2023 marks 50 years of the Idaho Conservation League protecting the air you breathe, the water you drink, and the lands and wildlife you love. As we gear up for the next 50 years, we also look back at all that we have accomplished, together, for Idaho. We will be celebrating these historic wins all year long, in a series called On This Day in ICL History.

On this day in ICL history – January 9, 2012 – ICL won its case against Atlanta Gold Corporation over ongoing unpermitted toxic discharges from a historic mine tunnel into the Boise River Watershed. The case resulted in a $2 million fine against the company, and helped stop a proposal from Atlanta Gold to construct an open-pit cyanide heap leach mine at the location.

Atlanta Gold’s 900 Level Adit Wastewater Treatment System (Photo Credit U.S. EPA, 2019).

Unfortunately, four years after this ruling, Atlanta Gold was still out of compliance with the Clean Water Act, leading ICL to again file suit over nearly 500 new water quality violations. In September 2017, Atlanta Gold was again found guilty of illegally discharging arsenic from its mine into Montezuma Creek, a tributary to the Middle Fork of the Boise River. Ruling in favor of ICL, the U.S. District Court held that Atlanta Gold violated the Clean Water Act 567 times in the 5 years prior to the ruling, ordering Atlanta Gold to clean up its act and to pay a $502,000 penalty. In addition to Clean Water Act violations, this ruling also found Atlanta Gold in contempt of court for failing to adhere to the court’s 2012 order directing Atlanta to comply with water quality laws – sending a strong message to Atlanta Gold and other polluters that they are not above the law. 

Two years later, in September 2019, a federal judge ruled that Atlanta Gold was still violating its clean water permit and not fully complying with prior court orders, marking another ruling in the series of suits and actions first filed in 2011 by ICL.

While these legal wins did lead to temporary improvements, Atlanta Gold’s arsenic problem has returned and is raising concerns again.

The source for the arsenic is a mining tunnel on the site. As contaminated water flows out of the tunnel, it passes through a rudimentary water treatment plant before being discharged to Montezuma Creek and eventually the Boise River. The discharge from this tunnel has recently become Idaho’s most illicit site of toxic wastewater discharge due to alarming levels of arsenic – since May of 2020, monthly averages have been as high as 125 times their permitted limits. 

ICL’s John Robison puts his hand in the polluted water leaving the Atlanta Gold mine site.

Out of concern, ICL and the U.S. Forest Service took part in a site visit to the mine tunnel and water treatment plant in the summer of 2022. The visit confirmed the wastewater treatment plant is not operating as designed nor is it up to standards, leading ICL to formally register our concerns with the Forest Service and urge them to require Atlanta Gold to repair and maintain the treatment plant. As a result, the Forest Service sent a letter to Atlanta Gold requiring both of these actions. The Idaho Department of Environmental Quality (DEQ) has also conducted an official inspection of the site and sent a similar letter to Atlanta Gold. The Forest Service’s and DEQ’s letters both require significant action milestones in the first half of 2023. However, Atlanta Gold has a long history of disregarding similar orders. As 2023 begins, Atlanta Gold has already missed initial action milestones which is why ICL will remain diligent in our efforts to clean up this site once and for all.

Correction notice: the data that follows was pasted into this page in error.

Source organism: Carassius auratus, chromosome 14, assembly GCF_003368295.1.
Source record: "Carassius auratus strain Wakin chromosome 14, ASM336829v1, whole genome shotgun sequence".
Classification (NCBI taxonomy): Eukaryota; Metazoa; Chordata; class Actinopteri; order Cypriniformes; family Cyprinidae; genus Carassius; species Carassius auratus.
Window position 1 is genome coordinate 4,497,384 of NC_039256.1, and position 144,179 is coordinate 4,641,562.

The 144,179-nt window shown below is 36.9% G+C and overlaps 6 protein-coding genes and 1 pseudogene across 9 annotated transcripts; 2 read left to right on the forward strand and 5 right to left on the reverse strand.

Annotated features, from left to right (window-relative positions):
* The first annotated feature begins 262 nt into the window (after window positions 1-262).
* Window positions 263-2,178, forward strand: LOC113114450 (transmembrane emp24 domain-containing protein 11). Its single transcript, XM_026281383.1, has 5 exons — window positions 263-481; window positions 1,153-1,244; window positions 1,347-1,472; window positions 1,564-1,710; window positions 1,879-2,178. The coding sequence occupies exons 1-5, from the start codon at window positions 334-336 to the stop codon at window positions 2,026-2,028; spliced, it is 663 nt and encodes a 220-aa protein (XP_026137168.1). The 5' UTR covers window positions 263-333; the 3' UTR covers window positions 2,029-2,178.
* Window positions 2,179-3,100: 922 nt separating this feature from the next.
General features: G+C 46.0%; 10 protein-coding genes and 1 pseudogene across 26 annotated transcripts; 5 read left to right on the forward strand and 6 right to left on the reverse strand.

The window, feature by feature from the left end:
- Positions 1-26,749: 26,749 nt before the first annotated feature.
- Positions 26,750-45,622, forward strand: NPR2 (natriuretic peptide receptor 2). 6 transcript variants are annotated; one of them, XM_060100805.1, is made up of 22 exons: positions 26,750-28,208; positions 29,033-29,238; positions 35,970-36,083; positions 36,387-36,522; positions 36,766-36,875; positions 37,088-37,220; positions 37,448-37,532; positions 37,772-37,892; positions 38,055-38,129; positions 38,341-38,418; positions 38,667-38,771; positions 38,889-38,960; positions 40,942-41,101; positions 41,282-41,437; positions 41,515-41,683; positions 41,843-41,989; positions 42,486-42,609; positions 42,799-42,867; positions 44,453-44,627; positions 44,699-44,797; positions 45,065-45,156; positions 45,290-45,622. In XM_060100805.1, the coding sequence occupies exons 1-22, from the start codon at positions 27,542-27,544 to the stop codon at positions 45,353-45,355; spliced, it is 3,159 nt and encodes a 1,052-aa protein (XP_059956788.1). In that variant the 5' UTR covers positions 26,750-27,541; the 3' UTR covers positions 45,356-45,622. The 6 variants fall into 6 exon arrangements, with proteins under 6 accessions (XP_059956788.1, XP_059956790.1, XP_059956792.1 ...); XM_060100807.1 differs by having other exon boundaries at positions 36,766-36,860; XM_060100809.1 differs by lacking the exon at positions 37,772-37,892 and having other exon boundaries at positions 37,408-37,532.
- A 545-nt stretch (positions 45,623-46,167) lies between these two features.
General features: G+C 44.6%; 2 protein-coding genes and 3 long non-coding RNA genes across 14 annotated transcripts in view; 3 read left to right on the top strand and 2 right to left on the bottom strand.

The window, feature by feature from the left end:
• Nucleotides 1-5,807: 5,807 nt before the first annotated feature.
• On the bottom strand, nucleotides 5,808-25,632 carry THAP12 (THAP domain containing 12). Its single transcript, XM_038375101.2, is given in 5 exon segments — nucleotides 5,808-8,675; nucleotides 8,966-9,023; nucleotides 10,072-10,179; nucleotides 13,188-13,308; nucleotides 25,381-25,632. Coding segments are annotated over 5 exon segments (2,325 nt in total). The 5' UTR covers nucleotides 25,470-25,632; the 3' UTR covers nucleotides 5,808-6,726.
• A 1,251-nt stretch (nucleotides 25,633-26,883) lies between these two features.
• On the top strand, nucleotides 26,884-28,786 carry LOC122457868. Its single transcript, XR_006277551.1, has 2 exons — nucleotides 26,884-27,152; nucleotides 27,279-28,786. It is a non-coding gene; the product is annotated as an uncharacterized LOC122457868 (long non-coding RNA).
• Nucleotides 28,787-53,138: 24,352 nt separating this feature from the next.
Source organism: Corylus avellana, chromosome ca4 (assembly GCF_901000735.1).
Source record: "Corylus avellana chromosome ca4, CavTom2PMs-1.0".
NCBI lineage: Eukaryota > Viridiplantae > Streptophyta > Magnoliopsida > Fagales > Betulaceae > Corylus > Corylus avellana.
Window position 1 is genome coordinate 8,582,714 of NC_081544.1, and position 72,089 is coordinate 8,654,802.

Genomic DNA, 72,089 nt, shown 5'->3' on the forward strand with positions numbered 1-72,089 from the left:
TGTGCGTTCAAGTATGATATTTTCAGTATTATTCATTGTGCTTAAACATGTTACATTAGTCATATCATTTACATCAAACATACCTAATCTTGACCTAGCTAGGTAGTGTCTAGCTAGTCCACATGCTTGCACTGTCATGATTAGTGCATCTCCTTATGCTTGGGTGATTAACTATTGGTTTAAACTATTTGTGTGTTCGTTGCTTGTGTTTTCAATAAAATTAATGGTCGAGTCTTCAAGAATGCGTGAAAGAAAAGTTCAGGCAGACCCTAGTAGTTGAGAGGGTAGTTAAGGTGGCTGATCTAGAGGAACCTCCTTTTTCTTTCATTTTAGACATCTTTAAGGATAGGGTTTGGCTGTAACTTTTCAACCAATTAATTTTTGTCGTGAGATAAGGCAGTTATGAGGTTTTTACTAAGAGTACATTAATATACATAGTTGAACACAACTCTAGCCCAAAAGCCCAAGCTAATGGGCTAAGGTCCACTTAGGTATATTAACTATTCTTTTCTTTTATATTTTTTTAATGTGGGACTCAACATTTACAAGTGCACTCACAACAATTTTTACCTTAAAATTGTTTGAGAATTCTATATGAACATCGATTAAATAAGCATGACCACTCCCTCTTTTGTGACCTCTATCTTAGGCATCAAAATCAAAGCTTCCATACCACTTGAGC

The Boise River is a precious resource. The residents of Atlanta directly adjacent to Atlanta Gold, as well as the near 800,000 people downstream in the greater Boise metropolitan area, all rely on the Boise River watershed for drinking water, irrigation, and recreation. More must be done to end this large-scale pollution of Idaho’s water, especially in a region that affects so many Idahoans.

The toxic history of the Atlanta Gold mine reminds us of the importance of ensuring mining activities don’t threaten human health, special places, or Idaho’s clean water. As we work to clean up this site, we are also sounding the alarm for the proposed Stibnite Gold Project, a proposed massive open-pit cyanide vat leach mine that would have detrimental impacts on one of Idaho’s most ecologically important watersheds, the South Fork Salmon River.

Speak up for the South Fork TODAY by submitting your concerns to the Forest Service below! Together, we can protect this special place from the threats of this alarming project.


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